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Interest on a reverse mortgage is not tax-deductible


What is a reverse mortgage and is the interest on a reverse mortgage tax-deductible?


August 2005

A reverse mortgage is a type of loan in which tax-free payments are borrowed from and up to a certain percentage of the full equity in a home; also called reverse annuity mortgage or home equity conversion mortgage (HECM). Reverse mortgages are usually used by for a retired or elderly persons. Actually all lenders’ programs that I have seen had a requirement like that you had to be at least 62 years old. While the lender will advertise that the title of your home remains in your name and the home can be left to your heirs, this is only partially true. Obviously the lender will build up their equity in your home as you lose yours. The reverse mortgage comes to an end when all possible equity is used up. Depending on the type of credit line that you chose, a certain percentage of the home’s value can be reverse mortgaged. Because the target audience is usually no longer full time employed anyway, lenders will not have any income or credit score requirements to qualify for a reverse mortgage.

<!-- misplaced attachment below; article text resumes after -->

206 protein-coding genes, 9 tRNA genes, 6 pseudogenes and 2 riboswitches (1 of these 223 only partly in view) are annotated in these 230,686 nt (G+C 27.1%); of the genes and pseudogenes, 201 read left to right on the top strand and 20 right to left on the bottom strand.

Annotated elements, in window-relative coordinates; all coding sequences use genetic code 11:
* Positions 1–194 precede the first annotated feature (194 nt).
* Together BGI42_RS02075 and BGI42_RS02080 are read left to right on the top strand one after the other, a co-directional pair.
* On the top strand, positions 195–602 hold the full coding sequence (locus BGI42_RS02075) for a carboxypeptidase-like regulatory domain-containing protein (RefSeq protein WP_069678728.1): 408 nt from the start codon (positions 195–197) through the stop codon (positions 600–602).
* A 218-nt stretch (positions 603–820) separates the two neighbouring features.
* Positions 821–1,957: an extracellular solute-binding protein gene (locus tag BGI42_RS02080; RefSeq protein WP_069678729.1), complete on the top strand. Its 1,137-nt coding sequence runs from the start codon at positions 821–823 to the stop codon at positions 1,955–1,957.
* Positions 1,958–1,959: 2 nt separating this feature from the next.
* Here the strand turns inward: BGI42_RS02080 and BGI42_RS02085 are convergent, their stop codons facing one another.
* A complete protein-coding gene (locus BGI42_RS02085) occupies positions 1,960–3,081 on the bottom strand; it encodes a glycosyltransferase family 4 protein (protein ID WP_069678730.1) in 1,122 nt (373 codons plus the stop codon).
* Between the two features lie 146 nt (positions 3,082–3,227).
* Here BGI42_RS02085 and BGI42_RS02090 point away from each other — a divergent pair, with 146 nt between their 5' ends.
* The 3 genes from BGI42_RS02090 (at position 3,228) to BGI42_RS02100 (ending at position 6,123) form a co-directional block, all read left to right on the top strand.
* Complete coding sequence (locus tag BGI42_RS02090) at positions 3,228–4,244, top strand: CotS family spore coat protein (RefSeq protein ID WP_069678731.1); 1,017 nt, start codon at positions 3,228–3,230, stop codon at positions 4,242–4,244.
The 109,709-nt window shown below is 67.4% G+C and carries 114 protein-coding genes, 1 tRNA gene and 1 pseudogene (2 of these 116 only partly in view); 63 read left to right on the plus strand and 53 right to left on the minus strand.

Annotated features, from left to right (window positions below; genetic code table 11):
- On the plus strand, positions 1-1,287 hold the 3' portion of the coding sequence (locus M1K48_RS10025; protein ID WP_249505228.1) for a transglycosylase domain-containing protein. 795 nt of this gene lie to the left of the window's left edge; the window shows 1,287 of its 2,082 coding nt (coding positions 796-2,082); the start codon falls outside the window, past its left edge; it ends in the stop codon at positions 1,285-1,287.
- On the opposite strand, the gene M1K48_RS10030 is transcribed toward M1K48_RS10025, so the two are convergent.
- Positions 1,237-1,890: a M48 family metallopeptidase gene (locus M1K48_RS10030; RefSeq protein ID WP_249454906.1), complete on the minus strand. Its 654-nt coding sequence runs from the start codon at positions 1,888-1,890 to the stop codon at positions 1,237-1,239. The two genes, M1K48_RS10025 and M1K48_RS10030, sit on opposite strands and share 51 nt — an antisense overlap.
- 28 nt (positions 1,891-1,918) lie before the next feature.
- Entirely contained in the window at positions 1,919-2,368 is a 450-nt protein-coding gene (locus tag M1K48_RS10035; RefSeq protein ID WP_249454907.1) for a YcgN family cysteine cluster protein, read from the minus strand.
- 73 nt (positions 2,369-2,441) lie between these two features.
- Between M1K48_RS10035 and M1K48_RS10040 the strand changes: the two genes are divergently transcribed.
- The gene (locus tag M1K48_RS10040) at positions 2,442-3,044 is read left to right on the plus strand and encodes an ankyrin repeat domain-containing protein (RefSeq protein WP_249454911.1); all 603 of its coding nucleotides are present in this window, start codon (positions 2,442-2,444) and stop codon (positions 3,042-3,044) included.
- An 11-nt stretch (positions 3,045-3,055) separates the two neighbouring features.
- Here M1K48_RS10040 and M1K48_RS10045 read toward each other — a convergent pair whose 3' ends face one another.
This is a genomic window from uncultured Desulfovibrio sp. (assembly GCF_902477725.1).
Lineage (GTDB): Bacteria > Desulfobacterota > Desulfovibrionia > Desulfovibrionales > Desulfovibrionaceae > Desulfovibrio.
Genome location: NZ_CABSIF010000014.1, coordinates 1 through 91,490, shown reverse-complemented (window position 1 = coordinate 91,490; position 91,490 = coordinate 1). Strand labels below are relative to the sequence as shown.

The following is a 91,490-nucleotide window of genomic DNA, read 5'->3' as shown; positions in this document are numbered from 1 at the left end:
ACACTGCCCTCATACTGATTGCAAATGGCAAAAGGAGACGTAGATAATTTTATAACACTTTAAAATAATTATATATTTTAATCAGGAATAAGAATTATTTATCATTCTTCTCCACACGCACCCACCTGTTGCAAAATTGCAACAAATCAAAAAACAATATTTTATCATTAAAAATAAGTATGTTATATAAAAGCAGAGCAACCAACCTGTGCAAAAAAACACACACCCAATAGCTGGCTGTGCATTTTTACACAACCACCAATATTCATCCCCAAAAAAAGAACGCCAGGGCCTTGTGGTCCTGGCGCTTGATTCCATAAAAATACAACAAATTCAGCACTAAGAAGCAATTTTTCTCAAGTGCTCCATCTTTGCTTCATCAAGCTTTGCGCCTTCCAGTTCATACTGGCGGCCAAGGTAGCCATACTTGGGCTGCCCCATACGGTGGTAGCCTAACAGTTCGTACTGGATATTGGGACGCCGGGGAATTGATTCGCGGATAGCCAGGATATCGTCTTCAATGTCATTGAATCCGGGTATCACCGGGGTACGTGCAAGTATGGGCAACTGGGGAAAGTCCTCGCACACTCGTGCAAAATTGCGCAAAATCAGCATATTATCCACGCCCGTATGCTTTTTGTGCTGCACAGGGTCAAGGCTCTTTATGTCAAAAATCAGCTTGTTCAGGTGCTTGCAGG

Both the upfront expense of a reverse mortgage (loan origination fee) and the interest accrued over the life of the reverse mortgage are added to your reverse mortgage balance. So you don’t actually pay these items. The IRS states that these expenses since they are not actually paid cannot be deducted until the reverse mortgage matures. This is the case when you sell your home or used up all equity.

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